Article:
Learning From Others

Before the State of the Union address, Elaine Abrams, MD, a member of the CROI program committee, had been thinking about the conference as a promoter of important but incremental changes. There will be data presented on monthly injections for HIV treatment. There will be data on what happens when people live with HIV for 20 or 30 years.

Since the State of the Union address, though, she said the conference feels like it could be “a platform to bring together all this collaboration and learning and understanding, and then address some of the really tough issues that haven’t had the funding or targeted attention to address.”

In the United States, progress was being made in the elimination of HIV, “and then we just kind of left it,” Abrams pointed out.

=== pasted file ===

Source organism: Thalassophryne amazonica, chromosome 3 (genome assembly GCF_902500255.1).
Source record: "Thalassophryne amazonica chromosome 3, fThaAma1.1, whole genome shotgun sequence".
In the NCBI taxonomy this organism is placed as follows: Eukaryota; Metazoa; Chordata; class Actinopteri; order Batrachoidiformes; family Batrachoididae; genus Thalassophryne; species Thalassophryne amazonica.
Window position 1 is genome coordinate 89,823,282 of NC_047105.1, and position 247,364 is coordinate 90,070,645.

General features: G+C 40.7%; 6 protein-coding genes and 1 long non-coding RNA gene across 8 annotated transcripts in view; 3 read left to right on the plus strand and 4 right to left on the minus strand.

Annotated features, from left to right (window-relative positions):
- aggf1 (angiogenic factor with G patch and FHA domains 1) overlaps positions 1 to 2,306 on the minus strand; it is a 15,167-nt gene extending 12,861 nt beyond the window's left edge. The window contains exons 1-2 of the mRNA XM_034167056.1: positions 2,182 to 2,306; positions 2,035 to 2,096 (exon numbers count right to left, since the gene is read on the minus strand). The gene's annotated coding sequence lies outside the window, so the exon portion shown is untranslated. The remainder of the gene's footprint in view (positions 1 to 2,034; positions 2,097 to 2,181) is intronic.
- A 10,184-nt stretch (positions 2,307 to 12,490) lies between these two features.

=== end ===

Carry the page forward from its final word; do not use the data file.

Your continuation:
“We’ve eliminated mother-to-child transmission of HIV, or we’ve come close, and yet the epidemic persists, particularly in young men who have sex with men, particularly of color, or in groups where access to care or retention in care remain quite difficult,” she said.

Increased funding of implementation science could teach physicians “to successfully engage populations we have not been able to attend to successfully,” she added.

Some answers might come from data gathered abroad through Presidents Emergency Plan for AIDS Relief (PEPFAR) funding. There will be presentations at the meeting on the strides Thailand has made to end HIV and the HPTN 071 study on testing and treatment in Zambia.

In particular, the story of how Thailand reduced its HIV incidence “is a very nice story to inform what we do in, say, Alabama,” said Abrams.

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